To determine the feasibility of en bloc removal of the heart, lungs, liver, kidneys, and pancreas for preservation with warm blood autoperfusion, organs from 34 dogs were preserved ex vivo for periods of between 3 and 22 hours. The lungs were ventilated with a Bird Mark 7 respirator, and the heart served as the pump to perfuse all organs of the multiple organ block. In the first group of 28 animals, surgical and pharmacologic techniques were developed to permit management of the ex vivo model. The last six experiments were conducted in a standardized fashion for a period of 6 hours and evaluated on the basis of hemodynamic, biochemical, and pathologic measurements. In this group the pH level remained stable and blood gas levels remained within normal limits for inspired oxygen of 0.2. Serum and urine electrolyte levels were easily maintained within normal limits. Serum enzyme values were evaluated initially after operation, and this increase persisted throughout the preservation period in most animals. Continuing refinements in surgical technique, pharmacologic management, and chamber development resulted in a dramatic reduction of the edema and organ damage seen on pathologic studies of the initial experiments. The presence of focal lymphatic congestion, however, was noted even in the animals in group II and may have been related to ligation of major lymphatic channels or to endothelial loss. These changes could contribute to the development of the pathologic changes seen in irreversible shock. Preservation of the multiple organ block by warm autoperfusion is an important step in understanding the physiology of organ preservation and has potential for permitting prolonged organ preservation. Studies are continuing to further analyze this model and prolong the time of preservation. Final assessment of the model will be transplantation of the preserved organs and evaluation of function after implantation.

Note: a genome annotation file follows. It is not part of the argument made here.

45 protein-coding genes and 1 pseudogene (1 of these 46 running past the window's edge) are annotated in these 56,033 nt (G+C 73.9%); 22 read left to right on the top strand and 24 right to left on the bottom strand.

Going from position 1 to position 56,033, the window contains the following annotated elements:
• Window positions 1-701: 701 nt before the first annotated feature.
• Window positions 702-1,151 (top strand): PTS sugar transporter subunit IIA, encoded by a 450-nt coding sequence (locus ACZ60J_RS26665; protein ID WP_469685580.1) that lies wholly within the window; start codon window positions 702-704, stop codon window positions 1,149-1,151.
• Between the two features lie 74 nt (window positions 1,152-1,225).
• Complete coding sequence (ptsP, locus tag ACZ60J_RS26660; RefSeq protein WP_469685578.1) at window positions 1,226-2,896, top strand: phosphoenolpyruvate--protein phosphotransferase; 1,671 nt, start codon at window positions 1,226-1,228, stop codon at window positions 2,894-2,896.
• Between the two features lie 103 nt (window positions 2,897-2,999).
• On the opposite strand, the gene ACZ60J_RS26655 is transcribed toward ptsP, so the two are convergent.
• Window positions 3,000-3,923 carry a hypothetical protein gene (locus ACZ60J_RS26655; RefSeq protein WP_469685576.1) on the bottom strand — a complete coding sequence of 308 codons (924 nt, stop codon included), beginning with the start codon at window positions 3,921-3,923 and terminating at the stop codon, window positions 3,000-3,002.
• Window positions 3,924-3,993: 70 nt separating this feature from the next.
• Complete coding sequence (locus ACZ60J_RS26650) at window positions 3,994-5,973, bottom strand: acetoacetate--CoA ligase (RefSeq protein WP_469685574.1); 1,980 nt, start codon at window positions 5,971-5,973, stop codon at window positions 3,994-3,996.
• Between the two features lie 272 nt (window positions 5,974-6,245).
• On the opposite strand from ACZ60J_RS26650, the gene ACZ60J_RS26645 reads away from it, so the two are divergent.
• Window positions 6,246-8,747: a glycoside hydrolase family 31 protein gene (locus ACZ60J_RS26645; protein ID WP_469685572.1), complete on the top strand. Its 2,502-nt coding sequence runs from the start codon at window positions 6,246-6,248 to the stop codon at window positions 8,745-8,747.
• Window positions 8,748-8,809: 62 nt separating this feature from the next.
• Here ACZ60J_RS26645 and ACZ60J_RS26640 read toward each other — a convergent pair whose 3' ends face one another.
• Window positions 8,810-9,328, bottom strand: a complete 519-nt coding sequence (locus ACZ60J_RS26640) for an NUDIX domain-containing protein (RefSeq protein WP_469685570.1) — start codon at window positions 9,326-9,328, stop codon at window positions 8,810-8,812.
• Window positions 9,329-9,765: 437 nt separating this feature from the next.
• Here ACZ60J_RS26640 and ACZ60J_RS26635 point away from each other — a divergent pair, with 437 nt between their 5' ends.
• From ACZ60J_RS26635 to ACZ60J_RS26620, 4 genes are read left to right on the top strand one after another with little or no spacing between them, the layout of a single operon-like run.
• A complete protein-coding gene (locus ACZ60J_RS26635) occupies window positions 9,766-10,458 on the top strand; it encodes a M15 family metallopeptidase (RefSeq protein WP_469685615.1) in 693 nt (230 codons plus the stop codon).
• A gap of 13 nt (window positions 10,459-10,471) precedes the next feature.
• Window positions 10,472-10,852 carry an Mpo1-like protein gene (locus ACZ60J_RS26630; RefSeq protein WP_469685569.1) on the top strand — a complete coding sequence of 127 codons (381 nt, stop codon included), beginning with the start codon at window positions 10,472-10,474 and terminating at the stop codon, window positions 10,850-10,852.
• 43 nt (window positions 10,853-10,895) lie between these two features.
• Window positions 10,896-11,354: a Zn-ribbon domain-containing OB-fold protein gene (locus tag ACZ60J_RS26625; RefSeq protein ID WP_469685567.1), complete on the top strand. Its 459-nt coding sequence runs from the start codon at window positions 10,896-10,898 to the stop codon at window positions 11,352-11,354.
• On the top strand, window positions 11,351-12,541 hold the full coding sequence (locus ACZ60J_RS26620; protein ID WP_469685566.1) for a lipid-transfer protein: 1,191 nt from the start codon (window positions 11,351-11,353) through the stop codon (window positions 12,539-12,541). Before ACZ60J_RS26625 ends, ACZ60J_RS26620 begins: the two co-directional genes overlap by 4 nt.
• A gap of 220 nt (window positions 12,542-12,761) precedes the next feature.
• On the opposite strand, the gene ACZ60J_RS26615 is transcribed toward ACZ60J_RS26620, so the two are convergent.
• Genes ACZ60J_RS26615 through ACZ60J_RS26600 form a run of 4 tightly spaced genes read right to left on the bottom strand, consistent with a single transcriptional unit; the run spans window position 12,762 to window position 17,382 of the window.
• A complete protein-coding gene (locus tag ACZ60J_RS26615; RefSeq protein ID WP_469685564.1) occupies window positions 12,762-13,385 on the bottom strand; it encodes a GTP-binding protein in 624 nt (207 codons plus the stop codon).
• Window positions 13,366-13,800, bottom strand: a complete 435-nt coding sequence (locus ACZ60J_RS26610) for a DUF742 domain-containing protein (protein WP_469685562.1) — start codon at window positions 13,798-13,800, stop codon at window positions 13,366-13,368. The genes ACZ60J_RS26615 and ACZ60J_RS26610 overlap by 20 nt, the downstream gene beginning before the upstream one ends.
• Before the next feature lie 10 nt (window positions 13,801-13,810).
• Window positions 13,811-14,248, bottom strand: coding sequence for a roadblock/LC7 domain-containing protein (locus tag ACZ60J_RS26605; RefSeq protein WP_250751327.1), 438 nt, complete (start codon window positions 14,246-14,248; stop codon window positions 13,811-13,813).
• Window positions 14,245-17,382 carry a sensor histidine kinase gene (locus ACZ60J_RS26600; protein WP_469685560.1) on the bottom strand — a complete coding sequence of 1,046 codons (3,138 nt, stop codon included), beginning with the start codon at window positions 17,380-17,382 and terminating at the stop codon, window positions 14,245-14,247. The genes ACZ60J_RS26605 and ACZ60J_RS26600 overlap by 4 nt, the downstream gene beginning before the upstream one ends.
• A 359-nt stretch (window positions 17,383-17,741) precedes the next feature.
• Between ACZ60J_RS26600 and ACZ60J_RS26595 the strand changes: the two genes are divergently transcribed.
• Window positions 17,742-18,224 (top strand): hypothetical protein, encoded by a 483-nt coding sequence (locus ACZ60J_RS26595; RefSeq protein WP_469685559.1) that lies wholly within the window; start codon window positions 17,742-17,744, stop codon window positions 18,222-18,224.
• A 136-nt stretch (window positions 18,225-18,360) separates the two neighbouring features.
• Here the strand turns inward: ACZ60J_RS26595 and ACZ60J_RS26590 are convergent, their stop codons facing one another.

|Number of pages
|Journal of Heart Transplantation
|Published - Jan 1 1988
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